. Cost of solar collector area

To investigate the influence of the collector costs on the cost/benefit ratio and the dimensioning of the system, the specific collector price was gradually reduced to 70% of the base case. Such a reduction could be realistic with improved materials and/or production processes. All other parameters match the base case. Figure 3 (a) shows that the less expensive collectors lead to higher primary energy saving, due primarily to an enlargement of the absolute collector area in the optimal system configuration. In opposition to the enlargement of collector area the storage device capacity almost stays constant within the examined range of collector costs, which means that the specific storage volume decreases. Selected results of the best configurations for the respective collector costs are listed in Table 1.

Case 1 feasibility

The feasibility and sensitivity analysis for Case 1 with pellets and oil as fuel are shown in fig 3. With today’s pellet prices a feasible payback period cannot be found during the plants estimated lifetime. With annual pellet price increases of between 5-10% the feasible payback periods start to come within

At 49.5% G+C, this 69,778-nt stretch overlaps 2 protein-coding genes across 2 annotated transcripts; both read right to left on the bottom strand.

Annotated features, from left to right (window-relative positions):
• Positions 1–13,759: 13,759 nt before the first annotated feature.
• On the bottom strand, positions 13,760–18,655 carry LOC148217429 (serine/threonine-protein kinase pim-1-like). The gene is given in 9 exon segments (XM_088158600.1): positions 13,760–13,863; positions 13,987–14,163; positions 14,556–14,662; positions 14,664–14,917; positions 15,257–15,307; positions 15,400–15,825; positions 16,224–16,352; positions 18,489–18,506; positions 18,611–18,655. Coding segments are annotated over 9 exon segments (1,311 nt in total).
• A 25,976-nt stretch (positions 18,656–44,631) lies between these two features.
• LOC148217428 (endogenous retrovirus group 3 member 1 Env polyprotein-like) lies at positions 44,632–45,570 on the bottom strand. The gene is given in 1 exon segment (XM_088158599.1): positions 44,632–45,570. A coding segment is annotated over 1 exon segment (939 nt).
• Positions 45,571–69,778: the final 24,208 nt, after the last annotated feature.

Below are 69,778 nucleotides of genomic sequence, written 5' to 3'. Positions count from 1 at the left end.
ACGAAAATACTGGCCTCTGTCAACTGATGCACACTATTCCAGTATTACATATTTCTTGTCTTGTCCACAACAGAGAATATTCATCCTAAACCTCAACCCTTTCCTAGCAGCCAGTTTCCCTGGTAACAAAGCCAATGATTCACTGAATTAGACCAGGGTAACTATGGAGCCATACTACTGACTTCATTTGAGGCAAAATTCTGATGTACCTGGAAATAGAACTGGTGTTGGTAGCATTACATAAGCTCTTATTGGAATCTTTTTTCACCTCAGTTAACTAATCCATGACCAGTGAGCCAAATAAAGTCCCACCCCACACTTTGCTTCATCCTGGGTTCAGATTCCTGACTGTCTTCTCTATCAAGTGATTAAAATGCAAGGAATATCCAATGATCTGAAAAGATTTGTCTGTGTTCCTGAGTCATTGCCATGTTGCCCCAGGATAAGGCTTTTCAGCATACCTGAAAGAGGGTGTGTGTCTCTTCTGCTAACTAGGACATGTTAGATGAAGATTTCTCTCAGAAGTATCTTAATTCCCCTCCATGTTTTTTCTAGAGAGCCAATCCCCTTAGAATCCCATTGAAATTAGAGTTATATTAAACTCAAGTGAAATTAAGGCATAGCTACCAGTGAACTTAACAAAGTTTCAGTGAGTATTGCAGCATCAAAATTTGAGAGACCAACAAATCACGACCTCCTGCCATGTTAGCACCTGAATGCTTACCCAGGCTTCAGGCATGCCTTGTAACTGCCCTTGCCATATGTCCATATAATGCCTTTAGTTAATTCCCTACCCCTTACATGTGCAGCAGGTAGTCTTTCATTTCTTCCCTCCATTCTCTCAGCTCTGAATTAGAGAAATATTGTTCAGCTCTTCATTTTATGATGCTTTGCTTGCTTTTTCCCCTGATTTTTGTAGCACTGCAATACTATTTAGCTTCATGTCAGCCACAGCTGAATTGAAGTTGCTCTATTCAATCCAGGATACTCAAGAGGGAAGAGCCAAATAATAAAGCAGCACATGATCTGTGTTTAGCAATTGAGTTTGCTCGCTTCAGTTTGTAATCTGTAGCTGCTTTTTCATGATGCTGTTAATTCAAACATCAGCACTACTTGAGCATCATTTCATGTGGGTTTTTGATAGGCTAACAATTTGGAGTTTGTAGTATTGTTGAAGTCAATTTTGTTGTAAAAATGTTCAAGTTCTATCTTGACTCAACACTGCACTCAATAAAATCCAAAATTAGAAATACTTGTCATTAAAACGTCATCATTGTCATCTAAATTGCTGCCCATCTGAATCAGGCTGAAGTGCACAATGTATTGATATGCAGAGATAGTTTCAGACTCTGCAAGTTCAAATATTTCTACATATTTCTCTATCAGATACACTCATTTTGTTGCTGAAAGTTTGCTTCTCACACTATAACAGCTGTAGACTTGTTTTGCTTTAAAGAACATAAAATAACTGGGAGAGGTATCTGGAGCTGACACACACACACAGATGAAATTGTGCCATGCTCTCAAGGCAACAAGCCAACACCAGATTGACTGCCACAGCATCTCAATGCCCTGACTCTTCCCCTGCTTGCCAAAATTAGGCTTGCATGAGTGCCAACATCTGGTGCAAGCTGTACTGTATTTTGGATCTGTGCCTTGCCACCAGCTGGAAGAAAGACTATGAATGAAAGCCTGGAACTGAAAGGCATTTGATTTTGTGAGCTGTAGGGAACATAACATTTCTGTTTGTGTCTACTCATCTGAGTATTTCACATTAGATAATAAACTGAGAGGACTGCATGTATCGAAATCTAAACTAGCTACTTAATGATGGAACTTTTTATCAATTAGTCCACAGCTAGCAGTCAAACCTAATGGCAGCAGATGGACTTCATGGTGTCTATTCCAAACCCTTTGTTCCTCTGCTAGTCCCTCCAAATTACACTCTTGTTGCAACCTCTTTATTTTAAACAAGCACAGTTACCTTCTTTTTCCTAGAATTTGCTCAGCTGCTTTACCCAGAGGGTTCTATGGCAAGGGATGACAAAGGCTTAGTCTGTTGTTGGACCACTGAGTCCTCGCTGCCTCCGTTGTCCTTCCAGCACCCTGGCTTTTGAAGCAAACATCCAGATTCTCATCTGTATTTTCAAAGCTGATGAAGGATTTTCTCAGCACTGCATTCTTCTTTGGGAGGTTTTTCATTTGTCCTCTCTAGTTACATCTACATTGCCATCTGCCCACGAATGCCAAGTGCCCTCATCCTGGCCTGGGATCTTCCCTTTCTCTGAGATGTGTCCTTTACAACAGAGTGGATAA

the range of the estimated lifetime. With today’s oil prices a feasible payback period can be found in Sweden but not in Finland, where an annual oil price increases of between 2-5% would be needed.

System description. Solar collectors

Two solar glazed panels heat up the heat carrier fluid of the solar loop. The absorbing total surface of the two collectors is 4 m[10] [11]. They are facing south (azimuth angle 0°) and have 45° with the ground. Neither roof integration nor shadows are considered. Collector parameters are: optical coefficient B = 0.81, firs order thermal coefficient k1 = 3.61W/m2K and second order thermal coefficient k2 = 0.0045 W/m2K2 . Stagnation temperature is 215°C’.

2.2 Storage tank